In some rare cases, people forget who they are, move across the country, and assume a completely new life. What could cause something like that to happen? In this lesson, we'll look at dissociative fugue, including diagnosis, causes, and treatments.
Many people know Agatha Christie as one of the most famous mystery writers in history. But what some people don't know is that in 1926 she had her own real-life mystery. Her husband Archie was having an affair, and Agatha was upset and stressed out. And then one day, when Archie was out meeting his lover, Agatha disappeared. It was 11 days before the police identified Agatha as a woman staying in a spa under an assumed name.
But here's the real mystery: Agatha Christie couldn't remember who she was! When she saw Archie again, she thought he was her brother. She had no memory of being Agatha Christie, famed mystery writer. It was as if she had actually changed identities. Agatha Christie might have been suffering from dissociative fugue, a rare psychological disorder that involves forgetting who you are, assuming a new identity, and traveling away from home. Let's look closer at dissociative fugue, including diagnosis, causes, and treatment.
In order to diagnose patients, psychologists turn to a book called the Diagnostic and Statistical Manual for Mental Disorders, or DSM for short. In this book, psychological disorders, like dissociative fugue, are described in detail, and each disorder is given a checklist of criteria for diagnosing it.
The DSM is on its fifth edition; however, the fourth edition is more commonly used. Let's look at the diagnostic criteria for dissociative fugue from the DSM-IV and compare that to Agatha Christie's symptoms.
1. Sudden travel with the inability to recall one's past.
Dissociative fugue patients often end up in new towns, sometimes even new states, and they can't remember who they are or their life before the fugue began. Agatha Christie ended up in a spa in Yorkshire, on the other side of England from her home in Berkshire. Not only that, but she checked in under a different name and didn't remember that she was Agatha Christie. Since she traveled away and didn't remember who she was, she meets this criterion.
2. Confusion about one's identity.
People with dissociative fugue often end up assuming a new identity and live out a new life. For example, Agatha Christie told everyone at the spa that she was a grieving mother from South Africa. She was obviously confused about her identity, so we can check this one off.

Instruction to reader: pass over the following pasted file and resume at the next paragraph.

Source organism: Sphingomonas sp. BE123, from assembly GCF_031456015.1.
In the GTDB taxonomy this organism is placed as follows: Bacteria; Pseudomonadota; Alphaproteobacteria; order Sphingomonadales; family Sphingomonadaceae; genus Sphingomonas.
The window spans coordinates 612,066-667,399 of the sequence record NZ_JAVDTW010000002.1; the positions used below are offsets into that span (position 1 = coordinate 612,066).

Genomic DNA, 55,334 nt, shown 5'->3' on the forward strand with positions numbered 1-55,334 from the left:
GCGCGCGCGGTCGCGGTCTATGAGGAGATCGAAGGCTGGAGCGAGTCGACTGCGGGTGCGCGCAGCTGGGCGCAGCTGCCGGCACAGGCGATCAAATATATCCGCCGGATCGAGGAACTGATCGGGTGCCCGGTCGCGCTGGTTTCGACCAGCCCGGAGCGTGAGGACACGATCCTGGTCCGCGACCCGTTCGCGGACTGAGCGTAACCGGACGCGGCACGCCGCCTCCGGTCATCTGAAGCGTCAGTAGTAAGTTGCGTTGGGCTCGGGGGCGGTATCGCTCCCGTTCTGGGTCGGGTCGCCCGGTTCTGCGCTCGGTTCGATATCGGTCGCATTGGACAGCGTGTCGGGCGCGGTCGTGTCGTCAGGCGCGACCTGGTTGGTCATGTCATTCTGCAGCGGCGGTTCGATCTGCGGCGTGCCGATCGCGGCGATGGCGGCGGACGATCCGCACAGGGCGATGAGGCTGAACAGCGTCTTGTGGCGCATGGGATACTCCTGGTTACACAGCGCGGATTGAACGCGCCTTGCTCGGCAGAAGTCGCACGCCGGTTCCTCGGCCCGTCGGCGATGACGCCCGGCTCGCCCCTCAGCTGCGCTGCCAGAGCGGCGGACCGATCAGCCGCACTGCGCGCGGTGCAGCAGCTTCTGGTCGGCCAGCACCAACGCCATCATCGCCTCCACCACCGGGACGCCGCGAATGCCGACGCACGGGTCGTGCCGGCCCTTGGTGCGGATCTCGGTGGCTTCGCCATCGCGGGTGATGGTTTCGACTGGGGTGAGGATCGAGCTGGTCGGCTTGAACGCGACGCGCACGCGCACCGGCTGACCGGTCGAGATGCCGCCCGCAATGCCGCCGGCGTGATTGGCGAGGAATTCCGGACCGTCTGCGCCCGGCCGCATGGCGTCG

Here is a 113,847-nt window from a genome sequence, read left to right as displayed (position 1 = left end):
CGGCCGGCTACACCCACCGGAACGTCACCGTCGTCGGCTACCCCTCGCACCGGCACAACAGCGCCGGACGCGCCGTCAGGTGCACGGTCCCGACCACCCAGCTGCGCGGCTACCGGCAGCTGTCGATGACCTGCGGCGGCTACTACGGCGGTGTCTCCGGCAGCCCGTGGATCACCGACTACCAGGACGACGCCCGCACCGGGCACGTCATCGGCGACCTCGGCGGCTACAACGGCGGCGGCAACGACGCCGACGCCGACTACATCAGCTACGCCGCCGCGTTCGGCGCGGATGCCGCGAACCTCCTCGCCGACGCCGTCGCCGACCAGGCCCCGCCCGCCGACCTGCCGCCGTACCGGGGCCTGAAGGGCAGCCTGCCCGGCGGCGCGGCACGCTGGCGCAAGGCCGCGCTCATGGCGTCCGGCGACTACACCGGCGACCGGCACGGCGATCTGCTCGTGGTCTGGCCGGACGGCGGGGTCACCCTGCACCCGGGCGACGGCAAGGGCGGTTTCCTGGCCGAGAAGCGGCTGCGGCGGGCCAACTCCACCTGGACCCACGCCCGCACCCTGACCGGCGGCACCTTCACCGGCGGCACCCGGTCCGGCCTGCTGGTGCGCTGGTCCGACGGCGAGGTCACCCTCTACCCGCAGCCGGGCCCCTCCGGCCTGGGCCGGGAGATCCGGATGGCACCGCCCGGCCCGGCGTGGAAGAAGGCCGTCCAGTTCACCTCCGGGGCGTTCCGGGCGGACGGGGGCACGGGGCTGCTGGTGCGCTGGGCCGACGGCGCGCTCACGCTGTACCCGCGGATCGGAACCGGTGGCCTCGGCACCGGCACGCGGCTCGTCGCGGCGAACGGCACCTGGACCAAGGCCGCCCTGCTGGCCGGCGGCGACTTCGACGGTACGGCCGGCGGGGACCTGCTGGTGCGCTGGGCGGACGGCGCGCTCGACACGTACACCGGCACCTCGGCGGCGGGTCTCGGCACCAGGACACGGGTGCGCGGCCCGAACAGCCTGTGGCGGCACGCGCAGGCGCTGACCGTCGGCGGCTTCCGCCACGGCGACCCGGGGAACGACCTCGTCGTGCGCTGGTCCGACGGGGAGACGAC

3. Cannot be explained by another condition.
Sometimes, people experience symptoms similar to those in dissociative fugue, but they are really suffering from another psychological disorder. Drug and alcohol abuse and other medical conditions can also cause symptoms like those of dissociative fugue.
But there's no evidence that Agatha Christie was suffering from any other psychological or physical disorders, or that she had been drinking or doing drugs before she disappeared. She meets this criterion.
4. Causes distress or impairment.
Distress is any emotional reaction, like anger or sadness, and impairment is when a person can't live her life normally, like if she loses her job or her relationships are affected. While we don't have any information on whether Agatha Christie was suffering from distress or not, we can reasonably assume that she had occupational impairment, or problems with her career. After all, she was a celebrated author before the fugue, and during the fugue she didn't have a career. Since she meets all the criteria, if Agatha Christie was our patient, we would diagnose her with dissociative fugue.
Causes and Treatment
What could cause dissociative fugue? How could a popular, famous author suddenly forget who she is? Usually, a trauma or very stressful event is a trigger that leads to dissociative fugue. War, rape, and even positive life events, like marriage or kids, can cause a person to go into a dissociative fugue. In addition, victims of sleep deprivation are susceptible to fugues.
Remember that Agatha Christie's husband Archie was cheating on her and had left to go meet his mistress. Perhaps this was a stressful event that led to her fugue. Other stresses in her life, including work stress or other tensions, could also have contributed.
Whatever the cause of a fugue, it is usually treated with talk therapy. With a psychologist or other trained mental health professional, the patient can attempt to recover their memory of who they are and return to their previous life.
Unlike some other psychological disorders, dissociative fugues are generally relatively brief. They often last only a few days and rarely last more than a few months. And they often clear up on their own. However, if a fugue patient does not seek help for the underlying issues causing the fugue, additional episodes might occur.
Dissociative fugue is a rare psychological disorder that involves amnesia, assuming a new identity and traveling away from home. It is often triggered by trauma or stress, though sleep deprivation can also play a part in the onset. Dissociative fugues are often brief, lasting from a few days to a few months, and usually clear up on their own. However, talk therapy is often a key element in treating the underlying cause of the fugue to prevent future episodes.
After finishing this lesson, you should be prepared to:
- Define dissociative fugue and summarize the symptoms
- Describe the causes and treatment for dissociative fugue